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"Treating the Literary Literally:" The Reflexive Structure of Flann O’Brien’s ... - page 46 / 50





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of O’Brien’s career, is shown to be misguided. O’Brien is an author more under Gide’s influence than Joyce’s.2 This connection is tenuous, however, as O’Brien uses Gide’s mise en abyme to such an extent that it is nearly unrecognizable. O’Brien has made this technique his own by demonstrating such control over it while using it with abandon. Layering Gide’s technique on top of itself so many times results in a work more complex and intertwined than Gide seems to have imagined. Gide discusses the mise en abyme’s effect on a text, but O’Brien’s text is the result of this technique, rather than an otherwise coherent text that includes it in specific instances. As discussed above, Dallenbach explains the technique’s "essential property" as bringing out the meaning and form of the surrounding work. Because it is At Swim-Two-Birds’ form, it must also be the novel’s meaning. One can consider At Swim-Two-Birds a grand mise en abyme in the body of literature. What Gide’s technique does for a single work, O’Brien’s novel does for contemporary fiction. At Swim-Two-Birds draws its readers’ attention to the conventions of fiction not only within its text but in all novels.

Leading from the insistence by critics on comparing O’Brien and Joyce is also the tendency, mentioned above, of some critics to search through O’Brien’s career for some underlying theme. This theme inevitably has something to do with Joyce. I suggest that thematic study is useful, provided one is not looking at O’Brien in comparison to Joyce. One could examine the relationship between fictional authors and their work completely outside At Swim- Two-Birds. Again, this is a line of study that Cohen and others touch upon in search of biographical sources for the novel’s contents. Examining the connections between Brian O’Nolan and his several literary personae could prove very interesting and further illuminate his ideas of fiction writing. To my knowledge, there is no thorough study of this subject. The seeds of this fascination with the real are found in Brian O’Nolan’s university career, in which he wrote under several pseudonyms, as discussed above and by many scholars. This information is often used to begin a discussion of the narrator in At Swim-Two-Birds, but one could perhaps backtrack through O’Nolan’s career to find the beginnings of a literary philosophy. As Cohen and several other critics have shown, O’Brien’s life in the real world enters At Swim-Two-Birds in several instances. This in itself is not impressive; however, when one remembers that Flann O’Brien is just one of Brian O’Nolan’s many pseudonyms, this fact draws more attention. Looking more closely, Brian O’Nolan can be considered a pseudonym in itself, as this is the anglicized version of his Irish name. This is an author who consistently sparks discussion just about the spelling of his name and the spelling of his pseudonyms. There is ample opportunity to study O’Nolan’s feelings on Irish nationalism and the place of the Irish language in contemporary Dublin, which may answer the questions regarding his several names.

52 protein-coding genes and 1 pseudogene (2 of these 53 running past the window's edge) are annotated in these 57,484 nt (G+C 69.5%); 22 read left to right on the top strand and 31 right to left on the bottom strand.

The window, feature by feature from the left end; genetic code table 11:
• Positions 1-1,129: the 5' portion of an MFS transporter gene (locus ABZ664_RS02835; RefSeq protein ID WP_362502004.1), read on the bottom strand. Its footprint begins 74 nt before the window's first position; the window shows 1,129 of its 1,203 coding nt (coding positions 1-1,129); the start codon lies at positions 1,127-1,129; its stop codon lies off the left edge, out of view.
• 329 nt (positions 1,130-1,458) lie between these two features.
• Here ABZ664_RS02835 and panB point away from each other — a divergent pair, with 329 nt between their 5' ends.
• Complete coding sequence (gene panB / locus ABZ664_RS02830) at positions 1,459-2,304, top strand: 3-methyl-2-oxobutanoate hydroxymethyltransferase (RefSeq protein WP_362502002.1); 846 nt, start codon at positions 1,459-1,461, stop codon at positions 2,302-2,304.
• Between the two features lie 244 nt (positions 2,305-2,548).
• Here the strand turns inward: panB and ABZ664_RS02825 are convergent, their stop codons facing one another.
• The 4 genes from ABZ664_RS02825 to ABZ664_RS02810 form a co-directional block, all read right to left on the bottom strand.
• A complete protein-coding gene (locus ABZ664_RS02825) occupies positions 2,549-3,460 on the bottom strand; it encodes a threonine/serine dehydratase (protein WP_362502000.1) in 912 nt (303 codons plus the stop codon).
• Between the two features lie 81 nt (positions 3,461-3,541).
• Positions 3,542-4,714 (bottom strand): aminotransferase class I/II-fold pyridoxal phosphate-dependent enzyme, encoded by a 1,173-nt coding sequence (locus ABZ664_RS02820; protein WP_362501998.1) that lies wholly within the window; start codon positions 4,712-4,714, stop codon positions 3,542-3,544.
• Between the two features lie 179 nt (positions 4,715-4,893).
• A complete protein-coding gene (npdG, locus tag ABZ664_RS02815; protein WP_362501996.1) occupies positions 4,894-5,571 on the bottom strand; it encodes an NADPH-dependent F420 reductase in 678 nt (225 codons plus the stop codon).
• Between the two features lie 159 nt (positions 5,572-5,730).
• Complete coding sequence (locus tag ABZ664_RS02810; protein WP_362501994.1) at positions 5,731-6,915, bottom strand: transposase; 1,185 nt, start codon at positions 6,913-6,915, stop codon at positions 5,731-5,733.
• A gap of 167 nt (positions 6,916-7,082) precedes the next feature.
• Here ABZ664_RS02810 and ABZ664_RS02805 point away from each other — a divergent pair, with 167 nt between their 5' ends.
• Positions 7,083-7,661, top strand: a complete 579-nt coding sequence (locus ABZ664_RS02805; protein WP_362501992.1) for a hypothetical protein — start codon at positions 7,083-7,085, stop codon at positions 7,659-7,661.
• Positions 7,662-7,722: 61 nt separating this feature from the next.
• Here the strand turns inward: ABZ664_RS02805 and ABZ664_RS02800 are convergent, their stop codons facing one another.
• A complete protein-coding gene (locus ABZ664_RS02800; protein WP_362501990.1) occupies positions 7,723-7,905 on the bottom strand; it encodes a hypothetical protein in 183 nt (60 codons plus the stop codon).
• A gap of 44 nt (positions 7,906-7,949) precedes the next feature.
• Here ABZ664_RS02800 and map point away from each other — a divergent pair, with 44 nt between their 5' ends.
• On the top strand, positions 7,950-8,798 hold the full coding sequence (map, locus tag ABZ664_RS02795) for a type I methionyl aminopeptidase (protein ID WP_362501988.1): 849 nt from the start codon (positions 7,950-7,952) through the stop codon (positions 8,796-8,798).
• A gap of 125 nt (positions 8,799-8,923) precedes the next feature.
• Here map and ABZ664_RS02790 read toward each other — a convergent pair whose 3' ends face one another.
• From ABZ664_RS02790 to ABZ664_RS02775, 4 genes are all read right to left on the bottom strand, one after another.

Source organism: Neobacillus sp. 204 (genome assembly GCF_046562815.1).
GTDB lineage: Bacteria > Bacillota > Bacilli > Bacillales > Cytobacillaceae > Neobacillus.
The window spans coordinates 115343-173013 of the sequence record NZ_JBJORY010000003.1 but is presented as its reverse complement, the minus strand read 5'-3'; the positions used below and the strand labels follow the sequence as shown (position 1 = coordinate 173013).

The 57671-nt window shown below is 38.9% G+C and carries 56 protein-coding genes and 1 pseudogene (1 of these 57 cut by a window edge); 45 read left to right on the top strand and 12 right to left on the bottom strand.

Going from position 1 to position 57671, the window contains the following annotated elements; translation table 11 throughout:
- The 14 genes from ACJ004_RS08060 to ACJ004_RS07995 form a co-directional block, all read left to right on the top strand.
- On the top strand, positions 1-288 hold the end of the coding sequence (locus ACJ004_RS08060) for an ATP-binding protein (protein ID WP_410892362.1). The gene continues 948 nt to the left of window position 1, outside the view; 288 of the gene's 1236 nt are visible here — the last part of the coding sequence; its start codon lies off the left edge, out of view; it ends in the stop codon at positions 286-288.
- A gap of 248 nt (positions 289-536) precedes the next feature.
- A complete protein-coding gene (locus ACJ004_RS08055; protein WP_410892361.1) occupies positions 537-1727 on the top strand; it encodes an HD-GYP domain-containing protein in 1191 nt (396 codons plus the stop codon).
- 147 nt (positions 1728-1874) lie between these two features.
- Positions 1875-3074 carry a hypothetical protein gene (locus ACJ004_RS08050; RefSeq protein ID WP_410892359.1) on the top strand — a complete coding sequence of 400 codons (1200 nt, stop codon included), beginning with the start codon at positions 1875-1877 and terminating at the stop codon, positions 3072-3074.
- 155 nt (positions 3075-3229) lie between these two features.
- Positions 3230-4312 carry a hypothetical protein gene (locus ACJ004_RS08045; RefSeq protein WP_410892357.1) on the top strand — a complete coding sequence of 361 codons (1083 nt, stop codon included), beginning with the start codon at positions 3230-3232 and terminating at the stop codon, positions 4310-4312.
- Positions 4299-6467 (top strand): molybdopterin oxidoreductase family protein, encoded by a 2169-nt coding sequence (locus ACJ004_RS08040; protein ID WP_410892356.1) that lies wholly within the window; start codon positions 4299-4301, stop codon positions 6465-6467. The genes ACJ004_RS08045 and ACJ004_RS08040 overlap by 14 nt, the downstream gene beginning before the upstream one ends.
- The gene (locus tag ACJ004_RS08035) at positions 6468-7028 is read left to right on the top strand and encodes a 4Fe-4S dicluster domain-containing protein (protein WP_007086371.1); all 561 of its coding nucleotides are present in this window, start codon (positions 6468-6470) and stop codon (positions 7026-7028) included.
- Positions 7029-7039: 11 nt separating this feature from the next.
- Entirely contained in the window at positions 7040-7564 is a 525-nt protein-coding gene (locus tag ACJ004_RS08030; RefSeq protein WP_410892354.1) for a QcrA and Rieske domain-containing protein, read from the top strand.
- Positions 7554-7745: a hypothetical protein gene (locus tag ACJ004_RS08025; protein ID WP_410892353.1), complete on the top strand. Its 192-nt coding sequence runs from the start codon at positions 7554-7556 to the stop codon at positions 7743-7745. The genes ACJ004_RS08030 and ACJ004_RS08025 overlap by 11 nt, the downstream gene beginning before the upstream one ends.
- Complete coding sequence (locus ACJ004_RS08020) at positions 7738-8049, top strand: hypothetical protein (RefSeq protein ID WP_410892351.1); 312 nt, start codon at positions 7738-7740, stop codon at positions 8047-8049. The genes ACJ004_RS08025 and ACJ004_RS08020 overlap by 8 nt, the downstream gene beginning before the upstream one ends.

Many questions arise as to the personalities behind these pen-names. These are not simply names used to avoid recognition of a private Dublin citizen or to separate Brian O’Nolan, respectable civil servant, from the world of letters. O’Nolan presented At Swim-Two-Birds’ drafts to many people, including superiors at work. Any notion that Brian O’Nolan would hide behind a fictional name is therefore countered. What is Flann O’Brien’s purpose? What are O’Nolan’s motivations for complicating not only At Swim-Two-Birds’ structure, but even his own relationship to the book? Perhaps, in keeping with the layered structure of At Swim-Two-Birds, in which the quality of the work decreases with every newly created author character, Brian O’Nolan leaves himself room for improvement. If the factual man behind the novel would write something, it would presumably have to be better fiction than any of his pseudonyms’ work.


No evidence could be found, however, to confirm that O’Brien had read Gide and actively incorporated his ideas.


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